First off, I sincerely apologize for not updating this blog frequently these past three weeks. I’ve really been on a tear at work since Easter as the “final stretch” kind of came down. But now it is all better and I am finally finished with my spring co-op term; I’m just sitting at home relaxing right now (I’m actually prepping to head up to Austin for a leadership retreat) and really want to take a second to look back at what has happened since Easter-time.

I managed to complete a good portion of the projects that I was given, or at least enough that my bosses seemed very satisfied with my work. To make up for the slow start that I had coming out of the gate in January, I really had to crunch down and even work nights sometime to finish these projects. I was very motivated at the end and might have gone and tossed work-life balance aside for a bit in order to finish my projects, but I really do feel like I created something of value at my time at ExxonMobil. My final presentation went very well despite only a couple of practice runs, and the final report that I had to write is acceptable… One of the main problems with working in a technology group like I did is that almost all of the things that I worked on were proprietary, so there was definitely a lot of detail left out in my final report that I know could have increased the quality of the report. For my next co-op term during Summer 2012, the current plan is to move from ExxonMobil Chemical to ExxonMobil Production. Chemical is the very end of the cycle for petroleum where portions of petroleum get turned into basic chemicals that go into plastics and fibers like polyester. Production is the division of ExxonMobil that is involved with extracting the oil out of the ground and improving the facilities that do this. I think this will be a very different experience and I’m looking forward to the challenge.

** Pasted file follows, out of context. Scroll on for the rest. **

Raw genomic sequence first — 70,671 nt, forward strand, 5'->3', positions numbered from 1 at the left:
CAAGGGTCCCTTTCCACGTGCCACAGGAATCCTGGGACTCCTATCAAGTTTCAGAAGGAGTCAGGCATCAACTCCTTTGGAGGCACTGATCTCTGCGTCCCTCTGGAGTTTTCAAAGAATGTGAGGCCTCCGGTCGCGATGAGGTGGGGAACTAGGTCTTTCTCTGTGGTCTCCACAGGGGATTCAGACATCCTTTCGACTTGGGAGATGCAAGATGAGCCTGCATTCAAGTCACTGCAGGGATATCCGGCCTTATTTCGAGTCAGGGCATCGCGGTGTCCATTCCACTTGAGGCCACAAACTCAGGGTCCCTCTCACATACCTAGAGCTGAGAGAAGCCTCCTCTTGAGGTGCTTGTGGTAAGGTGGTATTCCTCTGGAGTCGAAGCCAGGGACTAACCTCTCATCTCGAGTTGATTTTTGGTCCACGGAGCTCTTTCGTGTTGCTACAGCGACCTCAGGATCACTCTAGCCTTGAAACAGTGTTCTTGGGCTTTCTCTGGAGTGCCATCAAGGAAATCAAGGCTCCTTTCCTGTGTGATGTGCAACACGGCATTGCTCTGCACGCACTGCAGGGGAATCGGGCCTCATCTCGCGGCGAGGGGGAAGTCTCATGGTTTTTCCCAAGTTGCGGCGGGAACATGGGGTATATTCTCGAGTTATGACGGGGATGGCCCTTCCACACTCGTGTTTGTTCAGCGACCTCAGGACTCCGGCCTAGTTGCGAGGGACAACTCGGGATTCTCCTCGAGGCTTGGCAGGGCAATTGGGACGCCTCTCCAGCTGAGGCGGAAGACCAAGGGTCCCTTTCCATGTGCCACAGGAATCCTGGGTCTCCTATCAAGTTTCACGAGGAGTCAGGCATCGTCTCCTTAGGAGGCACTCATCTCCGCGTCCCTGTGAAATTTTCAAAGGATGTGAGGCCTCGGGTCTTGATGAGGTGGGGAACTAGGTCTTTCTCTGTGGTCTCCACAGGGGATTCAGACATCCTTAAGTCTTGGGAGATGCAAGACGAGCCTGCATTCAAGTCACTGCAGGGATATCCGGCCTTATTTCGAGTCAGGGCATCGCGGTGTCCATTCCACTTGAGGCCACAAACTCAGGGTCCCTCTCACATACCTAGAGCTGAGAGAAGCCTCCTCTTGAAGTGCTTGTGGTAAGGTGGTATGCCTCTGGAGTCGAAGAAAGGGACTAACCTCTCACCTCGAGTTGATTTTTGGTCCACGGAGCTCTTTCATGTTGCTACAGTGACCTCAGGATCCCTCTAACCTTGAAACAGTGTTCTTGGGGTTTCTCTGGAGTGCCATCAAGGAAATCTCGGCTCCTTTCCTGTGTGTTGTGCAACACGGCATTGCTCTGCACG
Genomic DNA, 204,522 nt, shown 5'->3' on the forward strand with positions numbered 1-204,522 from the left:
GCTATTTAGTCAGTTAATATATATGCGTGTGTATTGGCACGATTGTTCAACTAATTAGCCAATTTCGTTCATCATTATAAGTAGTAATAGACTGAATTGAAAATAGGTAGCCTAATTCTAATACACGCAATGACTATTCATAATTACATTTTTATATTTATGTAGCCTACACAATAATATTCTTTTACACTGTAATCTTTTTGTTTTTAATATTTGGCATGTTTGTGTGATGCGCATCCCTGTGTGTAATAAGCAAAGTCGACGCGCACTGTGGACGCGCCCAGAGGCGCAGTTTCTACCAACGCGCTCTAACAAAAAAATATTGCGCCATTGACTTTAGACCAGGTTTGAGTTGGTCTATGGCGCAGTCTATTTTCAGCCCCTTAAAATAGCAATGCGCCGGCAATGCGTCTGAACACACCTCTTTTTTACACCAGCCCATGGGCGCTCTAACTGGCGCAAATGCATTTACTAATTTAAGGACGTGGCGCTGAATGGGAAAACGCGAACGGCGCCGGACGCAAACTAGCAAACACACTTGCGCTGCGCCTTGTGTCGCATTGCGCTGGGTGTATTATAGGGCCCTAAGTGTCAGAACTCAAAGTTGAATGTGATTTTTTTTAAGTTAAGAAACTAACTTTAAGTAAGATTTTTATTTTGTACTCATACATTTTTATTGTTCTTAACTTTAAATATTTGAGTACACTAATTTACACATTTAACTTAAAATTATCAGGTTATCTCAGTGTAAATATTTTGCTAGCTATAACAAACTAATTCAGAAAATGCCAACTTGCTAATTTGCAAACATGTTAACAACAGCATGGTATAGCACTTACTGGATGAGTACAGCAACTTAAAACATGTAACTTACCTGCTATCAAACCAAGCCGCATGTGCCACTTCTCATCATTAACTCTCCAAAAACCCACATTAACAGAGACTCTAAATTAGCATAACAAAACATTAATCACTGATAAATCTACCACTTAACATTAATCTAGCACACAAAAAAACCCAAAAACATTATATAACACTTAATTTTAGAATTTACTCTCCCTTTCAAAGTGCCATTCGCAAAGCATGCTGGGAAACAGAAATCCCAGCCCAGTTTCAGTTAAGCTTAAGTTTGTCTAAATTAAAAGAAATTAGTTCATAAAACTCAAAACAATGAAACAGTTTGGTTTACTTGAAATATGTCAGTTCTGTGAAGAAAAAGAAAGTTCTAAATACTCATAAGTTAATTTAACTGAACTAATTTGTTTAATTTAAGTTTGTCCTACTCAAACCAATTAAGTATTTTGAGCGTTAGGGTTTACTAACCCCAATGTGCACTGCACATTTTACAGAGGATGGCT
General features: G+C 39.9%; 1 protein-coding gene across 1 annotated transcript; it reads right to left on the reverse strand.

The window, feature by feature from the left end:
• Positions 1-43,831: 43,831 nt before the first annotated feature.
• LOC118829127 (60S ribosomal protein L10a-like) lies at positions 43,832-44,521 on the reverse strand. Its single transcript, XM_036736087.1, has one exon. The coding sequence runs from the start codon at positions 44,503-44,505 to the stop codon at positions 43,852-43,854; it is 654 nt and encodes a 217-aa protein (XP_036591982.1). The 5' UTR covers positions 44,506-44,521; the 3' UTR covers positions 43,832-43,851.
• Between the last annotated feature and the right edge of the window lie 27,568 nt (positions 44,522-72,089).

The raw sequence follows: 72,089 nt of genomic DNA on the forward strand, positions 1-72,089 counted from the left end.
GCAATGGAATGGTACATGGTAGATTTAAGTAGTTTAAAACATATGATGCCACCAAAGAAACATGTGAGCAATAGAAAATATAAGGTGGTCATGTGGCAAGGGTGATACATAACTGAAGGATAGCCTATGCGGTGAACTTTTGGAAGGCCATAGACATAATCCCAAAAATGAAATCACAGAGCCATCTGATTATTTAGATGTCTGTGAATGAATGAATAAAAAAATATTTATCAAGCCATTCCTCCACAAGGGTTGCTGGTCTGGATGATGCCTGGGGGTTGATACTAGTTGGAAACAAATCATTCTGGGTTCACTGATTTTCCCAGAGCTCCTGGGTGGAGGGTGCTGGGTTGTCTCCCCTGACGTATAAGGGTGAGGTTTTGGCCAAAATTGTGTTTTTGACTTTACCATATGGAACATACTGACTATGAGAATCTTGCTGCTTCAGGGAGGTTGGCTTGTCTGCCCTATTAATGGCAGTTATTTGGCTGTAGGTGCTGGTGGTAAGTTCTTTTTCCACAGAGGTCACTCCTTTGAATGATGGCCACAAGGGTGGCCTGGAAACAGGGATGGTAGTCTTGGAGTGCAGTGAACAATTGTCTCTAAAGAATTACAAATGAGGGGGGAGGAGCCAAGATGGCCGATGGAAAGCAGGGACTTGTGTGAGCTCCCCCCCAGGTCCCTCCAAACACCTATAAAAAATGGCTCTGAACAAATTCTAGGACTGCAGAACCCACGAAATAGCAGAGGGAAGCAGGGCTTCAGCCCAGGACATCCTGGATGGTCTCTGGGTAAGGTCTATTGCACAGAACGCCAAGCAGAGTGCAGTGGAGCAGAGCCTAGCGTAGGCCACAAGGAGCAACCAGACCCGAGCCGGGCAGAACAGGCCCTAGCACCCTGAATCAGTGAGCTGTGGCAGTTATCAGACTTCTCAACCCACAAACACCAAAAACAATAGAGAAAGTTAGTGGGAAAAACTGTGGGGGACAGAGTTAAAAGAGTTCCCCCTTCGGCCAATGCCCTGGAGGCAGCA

One of the key takeaways that I have from work is a newfound professionalism. I think my maturity really stepped up a couple of notches after being in a work environment that requires constant teamwork within an older demographic. College kids are very motivated individuals, but oftentimes they prioritize fun and parties and booze over common sense and respect; which is something that I find very disappointing here at UT. I was able to see what the real world was like and really confirm the skills and attitude necessary to go places. And boy, do I want to go places…

So I learned a lot, met a lot of great people, and instead of paying tuition, I got paid for a change. Two thumbs up!

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May 22, 2011 | | By Bill | Comments Off